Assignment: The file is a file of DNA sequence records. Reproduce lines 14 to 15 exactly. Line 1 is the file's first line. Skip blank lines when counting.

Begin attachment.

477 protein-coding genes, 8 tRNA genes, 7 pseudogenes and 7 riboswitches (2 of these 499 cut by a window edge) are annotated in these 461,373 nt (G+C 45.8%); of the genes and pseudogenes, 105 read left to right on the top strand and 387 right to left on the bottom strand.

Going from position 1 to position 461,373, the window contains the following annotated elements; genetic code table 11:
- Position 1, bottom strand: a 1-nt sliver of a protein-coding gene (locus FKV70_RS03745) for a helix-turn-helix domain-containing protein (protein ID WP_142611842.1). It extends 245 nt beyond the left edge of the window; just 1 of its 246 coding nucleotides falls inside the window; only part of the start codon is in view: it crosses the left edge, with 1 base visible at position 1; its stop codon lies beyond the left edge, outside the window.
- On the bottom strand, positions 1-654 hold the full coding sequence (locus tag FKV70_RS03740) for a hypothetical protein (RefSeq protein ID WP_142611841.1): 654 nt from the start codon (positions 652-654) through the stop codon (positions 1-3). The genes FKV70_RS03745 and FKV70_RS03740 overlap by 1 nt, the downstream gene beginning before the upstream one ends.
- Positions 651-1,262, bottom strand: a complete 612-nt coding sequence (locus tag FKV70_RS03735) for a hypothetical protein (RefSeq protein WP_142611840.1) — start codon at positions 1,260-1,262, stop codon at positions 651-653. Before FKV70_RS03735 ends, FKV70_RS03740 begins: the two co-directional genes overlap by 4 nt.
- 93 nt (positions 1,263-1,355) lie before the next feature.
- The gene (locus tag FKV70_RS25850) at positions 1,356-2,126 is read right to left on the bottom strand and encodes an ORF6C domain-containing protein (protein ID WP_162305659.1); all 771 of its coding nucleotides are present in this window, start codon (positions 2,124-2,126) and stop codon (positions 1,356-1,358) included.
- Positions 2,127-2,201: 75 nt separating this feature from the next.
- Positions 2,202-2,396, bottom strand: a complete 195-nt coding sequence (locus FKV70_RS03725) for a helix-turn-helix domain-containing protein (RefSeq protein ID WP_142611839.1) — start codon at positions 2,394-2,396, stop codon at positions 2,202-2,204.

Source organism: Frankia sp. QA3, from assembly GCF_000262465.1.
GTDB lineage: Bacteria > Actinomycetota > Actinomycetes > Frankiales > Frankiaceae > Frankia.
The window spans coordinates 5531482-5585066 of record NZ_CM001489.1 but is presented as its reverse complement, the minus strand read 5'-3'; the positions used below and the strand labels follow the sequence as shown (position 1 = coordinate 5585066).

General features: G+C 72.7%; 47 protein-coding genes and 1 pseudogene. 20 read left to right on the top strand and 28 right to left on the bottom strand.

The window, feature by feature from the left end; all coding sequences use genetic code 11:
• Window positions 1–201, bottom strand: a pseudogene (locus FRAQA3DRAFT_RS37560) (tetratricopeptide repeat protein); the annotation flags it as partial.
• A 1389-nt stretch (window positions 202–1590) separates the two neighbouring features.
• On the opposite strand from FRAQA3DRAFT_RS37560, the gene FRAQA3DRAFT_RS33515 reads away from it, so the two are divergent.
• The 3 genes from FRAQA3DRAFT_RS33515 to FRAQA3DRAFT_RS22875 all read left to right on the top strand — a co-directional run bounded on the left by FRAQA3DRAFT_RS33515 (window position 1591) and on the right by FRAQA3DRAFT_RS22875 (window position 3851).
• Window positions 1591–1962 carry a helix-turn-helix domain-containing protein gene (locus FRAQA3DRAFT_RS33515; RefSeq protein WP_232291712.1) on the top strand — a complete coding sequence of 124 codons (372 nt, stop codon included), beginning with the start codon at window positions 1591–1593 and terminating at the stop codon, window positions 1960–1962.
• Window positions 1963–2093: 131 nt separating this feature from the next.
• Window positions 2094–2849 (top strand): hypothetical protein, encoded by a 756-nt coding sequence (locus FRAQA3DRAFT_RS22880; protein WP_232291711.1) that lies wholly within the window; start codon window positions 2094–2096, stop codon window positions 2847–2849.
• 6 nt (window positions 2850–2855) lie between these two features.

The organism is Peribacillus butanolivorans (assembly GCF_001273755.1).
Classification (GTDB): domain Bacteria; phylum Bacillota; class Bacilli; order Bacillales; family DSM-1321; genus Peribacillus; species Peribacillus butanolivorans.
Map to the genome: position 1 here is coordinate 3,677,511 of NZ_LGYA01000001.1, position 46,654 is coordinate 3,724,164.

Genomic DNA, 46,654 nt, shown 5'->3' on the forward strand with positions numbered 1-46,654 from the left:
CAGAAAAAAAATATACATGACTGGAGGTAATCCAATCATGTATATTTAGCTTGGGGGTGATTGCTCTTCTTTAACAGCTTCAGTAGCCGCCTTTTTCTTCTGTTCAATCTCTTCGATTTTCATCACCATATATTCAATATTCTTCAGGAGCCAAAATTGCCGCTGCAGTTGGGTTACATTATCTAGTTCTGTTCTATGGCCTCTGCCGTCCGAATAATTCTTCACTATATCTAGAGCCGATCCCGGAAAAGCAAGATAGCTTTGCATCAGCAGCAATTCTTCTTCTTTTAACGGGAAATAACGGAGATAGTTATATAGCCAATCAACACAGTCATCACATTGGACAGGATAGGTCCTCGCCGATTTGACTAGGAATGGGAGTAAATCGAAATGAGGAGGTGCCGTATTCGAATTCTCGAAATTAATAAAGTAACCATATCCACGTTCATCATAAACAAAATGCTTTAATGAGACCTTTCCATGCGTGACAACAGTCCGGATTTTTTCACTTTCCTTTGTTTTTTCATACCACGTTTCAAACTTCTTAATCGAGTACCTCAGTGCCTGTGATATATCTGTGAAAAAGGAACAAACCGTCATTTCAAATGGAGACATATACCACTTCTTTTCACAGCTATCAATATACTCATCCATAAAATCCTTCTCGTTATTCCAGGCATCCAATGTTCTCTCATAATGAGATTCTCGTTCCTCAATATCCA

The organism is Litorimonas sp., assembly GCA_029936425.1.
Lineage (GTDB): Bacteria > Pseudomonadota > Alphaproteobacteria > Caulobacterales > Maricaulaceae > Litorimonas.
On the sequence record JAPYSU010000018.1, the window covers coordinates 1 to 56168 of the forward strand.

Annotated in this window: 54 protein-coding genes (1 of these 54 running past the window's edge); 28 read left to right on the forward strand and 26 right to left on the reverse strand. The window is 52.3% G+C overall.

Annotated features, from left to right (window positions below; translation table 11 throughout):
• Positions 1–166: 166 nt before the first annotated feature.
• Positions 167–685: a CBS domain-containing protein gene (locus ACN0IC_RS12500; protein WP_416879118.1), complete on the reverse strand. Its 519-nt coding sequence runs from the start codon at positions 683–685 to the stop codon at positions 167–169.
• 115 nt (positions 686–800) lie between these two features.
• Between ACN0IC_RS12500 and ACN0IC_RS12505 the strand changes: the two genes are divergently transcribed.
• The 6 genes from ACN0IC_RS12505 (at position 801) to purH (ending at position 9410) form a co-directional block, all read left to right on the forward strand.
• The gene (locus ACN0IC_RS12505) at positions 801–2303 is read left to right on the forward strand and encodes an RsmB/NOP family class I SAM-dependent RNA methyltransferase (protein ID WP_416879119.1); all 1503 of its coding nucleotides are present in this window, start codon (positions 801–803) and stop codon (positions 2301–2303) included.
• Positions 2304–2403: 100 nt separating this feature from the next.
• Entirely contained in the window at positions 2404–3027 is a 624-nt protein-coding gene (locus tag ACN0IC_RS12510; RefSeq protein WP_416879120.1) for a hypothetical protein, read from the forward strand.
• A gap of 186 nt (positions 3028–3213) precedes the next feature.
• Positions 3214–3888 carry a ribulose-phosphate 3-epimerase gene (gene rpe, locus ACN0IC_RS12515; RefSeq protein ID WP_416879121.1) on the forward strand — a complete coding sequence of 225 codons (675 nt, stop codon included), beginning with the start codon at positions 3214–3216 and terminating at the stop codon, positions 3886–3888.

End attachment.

The window, feature by feature from the left end; all coding sequences use genetic code 11:
• Window positions 1–201, bottom strand: a pseudogene (locus FRAQA3DRAFT_RS37560) (tetratricopeptide repeat protein); the annotation flags it as partial.